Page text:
It’s possible I may have a bit of a bucket list for wine-related things, just sayin’.
I’ve enjoyed fresh oysters in Cancale buttressed by glasses of Muscadet, had a private tasting with the Queen of Priorat, and in summer 2015, got Steven Spurrier to sign my copy of The Judgement of Paris. While he didn’t author it, he was the protagonist.
Another of my wine bucket list goals is to make it, eventually, to all of the wineries that participated in that event – the Judgement of Paris. This famous double blind tasting organized in 1976 by the above-mentioned Spurrier introduced Californian wines to a very skeptical France.
Freemark Abbey, whose 1969 Cabernet Sauvignon and 1972 Chardonnay were part of that storied tasting, can now come off my list.
Logan – who has a Canadian fiancée pastry chef studying at the nearby Culinary Institute of America – was our guide. Their first sampling room opened in 1946 and is resplendent with its original stone and old growth, California red wood. Home to Napa’s first female vintner and now to the same winemaker for the past 36 years, the stunning facility was retrofitted 2 years ago and boasts an incredible, live edge, red wood tasting table.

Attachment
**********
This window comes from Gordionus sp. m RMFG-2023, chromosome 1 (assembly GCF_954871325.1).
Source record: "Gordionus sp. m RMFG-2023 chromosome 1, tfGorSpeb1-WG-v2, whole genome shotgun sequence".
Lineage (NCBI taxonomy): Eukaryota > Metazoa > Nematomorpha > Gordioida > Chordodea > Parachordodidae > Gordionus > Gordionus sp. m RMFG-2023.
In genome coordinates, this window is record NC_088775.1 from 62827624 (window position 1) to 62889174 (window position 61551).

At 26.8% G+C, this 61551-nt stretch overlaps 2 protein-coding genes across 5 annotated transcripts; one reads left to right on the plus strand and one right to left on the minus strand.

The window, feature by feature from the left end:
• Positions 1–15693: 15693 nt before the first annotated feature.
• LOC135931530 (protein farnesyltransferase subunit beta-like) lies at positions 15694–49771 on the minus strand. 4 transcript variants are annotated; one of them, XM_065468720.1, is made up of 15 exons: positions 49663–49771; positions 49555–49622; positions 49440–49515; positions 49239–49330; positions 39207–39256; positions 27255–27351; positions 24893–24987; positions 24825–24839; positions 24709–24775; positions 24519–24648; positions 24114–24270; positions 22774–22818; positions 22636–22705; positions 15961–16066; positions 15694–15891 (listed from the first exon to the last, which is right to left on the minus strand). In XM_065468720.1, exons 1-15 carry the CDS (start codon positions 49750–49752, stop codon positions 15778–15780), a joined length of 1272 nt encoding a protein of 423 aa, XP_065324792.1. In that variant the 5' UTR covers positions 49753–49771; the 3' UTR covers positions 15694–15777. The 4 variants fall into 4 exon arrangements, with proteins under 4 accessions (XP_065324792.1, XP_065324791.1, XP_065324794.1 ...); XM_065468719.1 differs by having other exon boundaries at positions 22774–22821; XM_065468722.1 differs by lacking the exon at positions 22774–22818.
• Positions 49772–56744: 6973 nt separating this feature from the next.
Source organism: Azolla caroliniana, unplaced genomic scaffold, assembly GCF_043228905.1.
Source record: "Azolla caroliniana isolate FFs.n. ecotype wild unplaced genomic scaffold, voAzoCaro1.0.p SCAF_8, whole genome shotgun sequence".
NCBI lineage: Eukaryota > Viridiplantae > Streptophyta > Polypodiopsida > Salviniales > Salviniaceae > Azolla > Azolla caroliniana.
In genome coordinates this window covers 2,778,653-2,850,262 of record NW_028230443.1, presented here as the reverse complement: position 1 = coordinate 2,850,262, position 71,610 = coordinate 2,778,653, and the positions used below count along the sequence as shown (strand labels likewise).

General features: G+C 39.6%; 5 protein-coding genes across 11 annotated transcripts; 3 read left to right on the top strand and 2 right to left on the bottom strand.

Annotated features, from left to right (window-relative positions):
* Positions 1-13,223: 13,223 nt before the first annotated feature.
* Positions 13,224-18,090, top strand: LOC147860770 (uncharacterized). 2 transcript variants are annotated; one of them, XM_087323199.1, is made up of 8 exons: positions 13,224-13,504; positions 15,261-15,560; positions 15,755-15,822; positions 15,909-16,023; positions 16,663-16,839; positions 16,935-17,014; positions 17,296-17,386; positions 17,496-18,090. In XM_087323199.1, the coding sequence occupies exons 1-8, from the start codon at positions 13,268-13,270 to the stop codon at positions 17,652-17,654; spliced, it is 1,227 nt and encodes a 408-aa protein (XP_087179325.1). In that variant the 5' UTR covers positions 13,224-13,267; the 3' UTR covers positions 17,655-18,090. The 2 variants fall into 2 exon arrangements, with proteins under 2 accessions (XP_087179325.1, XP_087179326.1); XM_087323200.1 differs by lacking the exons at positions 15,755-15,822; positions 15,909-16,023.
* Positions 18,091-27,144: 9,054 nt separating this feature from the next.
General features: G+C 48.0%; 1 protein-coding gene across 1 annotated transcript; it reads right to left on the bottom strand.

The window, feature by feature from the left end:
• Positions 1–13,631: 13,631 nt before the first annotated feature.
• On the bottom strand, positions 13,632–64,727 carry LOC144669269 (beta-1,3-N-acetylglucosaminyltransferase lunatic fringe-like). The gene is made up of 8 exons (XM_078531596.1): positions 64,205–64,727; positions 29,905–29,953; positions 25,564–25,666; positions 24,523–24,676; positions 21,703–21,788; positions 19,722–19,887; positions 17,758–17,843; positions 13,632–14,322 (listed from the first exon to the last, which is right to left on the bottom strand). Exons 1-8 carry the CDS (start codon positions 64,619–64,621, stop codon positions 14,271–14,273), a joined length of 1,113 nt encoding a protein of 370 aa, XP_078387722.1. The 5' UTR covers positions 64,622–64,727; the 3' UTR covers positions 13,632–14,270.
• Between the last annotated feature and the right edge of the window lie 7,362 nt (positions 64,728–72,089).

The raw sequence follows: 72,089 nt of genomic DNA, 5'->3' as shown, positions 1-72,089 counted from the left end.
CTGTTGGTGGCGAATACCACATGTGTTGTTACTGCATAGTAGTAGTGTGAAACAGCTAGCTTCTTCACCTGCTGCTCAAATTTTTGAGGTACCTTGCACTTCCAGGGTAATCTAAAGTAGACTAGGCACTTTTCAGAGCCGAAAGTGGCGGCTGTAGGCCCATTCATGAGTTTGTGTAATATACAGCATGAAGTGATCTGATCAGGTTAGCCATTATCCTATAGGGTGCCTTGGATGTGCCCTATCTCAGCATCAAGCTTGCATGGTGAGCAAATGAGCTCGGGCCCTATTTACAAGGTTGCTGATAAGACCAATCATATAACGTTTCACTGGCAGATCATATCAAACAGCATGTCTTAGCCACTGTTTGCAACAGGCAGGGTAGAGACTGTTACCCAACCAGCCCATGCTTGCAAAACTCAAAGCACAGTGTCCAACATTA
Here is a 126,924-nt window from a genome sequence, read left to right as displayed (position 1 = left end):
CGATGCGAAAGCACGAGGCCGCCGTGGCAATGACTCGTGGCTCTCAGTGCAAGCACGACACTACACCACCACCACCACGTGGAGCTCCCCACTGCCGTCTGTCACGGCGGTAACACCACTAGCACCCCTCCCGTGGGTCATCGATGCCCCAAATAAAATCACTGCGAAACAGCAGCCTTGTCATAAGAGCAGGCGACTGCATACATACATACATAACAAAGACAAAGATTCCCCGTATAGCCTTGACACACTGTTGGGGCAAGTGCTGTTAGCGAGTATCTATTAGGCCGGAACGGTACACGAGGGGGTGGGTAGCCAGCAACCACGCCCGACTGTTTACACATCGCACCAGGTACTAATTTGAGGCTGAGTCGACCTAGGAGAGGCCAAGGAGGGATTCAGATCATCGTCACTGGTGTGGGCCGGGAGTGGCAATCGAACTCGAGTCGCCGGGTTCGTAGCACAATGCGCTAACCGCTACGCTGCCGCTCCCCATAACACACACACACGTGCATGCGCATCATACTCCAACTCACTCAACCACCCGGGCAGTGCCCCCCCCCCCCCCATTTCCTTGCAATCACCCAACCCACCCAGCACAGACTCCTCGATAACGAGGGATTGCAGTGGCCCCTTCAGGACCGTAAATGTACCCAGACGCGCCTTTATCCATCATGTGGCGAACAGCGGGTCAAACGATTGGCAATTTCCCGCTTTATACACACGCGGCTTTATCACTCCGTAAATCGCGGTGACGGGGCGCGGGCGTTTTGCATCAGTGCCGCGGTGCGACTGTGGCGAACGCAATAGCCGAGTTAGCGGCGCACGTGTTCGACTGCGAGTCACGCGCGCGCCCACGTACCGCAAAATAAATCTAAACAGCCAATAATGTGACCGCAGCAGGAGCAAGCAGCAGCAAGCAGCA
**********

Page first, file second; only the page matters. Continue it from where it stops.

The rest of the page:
I tasted the 2014 Viognier, Oak Knoll – super peachy and nectarine with honeysuckle, the 2013 Riesling, Los Carneros, Napa Valley – with its whiff of petrol and light lemon – and the 2014 Chardonnay – 20% oak, no malo, pineapple and mango, tons of citrus, minus the butter – to start with.
The 2012 Cabernet Sauvignon – 75%, 5% Petit Verdot and the rest Merlot, a nice snapshot of valley and mountain fruit, the 2012 Bootleg Cabernet Sauvignon – more valley dynamics from different vineyards, fruit forward with boysenberry pie and big tannins – and the 2012 Cabernet Sauvignon, Spring Mountain – with its purple fruit and heavy tannins – followed.
I also tried the 2012 Ted’s Blend – a Cabernet Sauvignon of all three Rutherford vineyards – and the 2012 Cabernet, Bosché from the vineyard that produced the valley’s best grapes in the 60s. This 2012 version was awarded 97 Robert Parker points.
I left Freemark Abbey with a 2004 Cabernet Sauvignon, Bosché. Ready to drink, we enjoyed it recently. Deep, deep garnet with a slight browning on the rim, it was loaded with aromas of dried strawberry, sagebrush, saddle soap and a touch of fern. Initially there was tobacco which faded as it opened in the decanter.
On the palate, it is dry with medium acidity and softly strained tannins that melted with our steaks. Flavours include bramble berry with tobacco, leather and a solid finish. Initially restrained, after breathing, it opened up.
If you’re holding a bottle, drink now and don’t wait on this WSET Very Good version of the famed Bosché vineyard.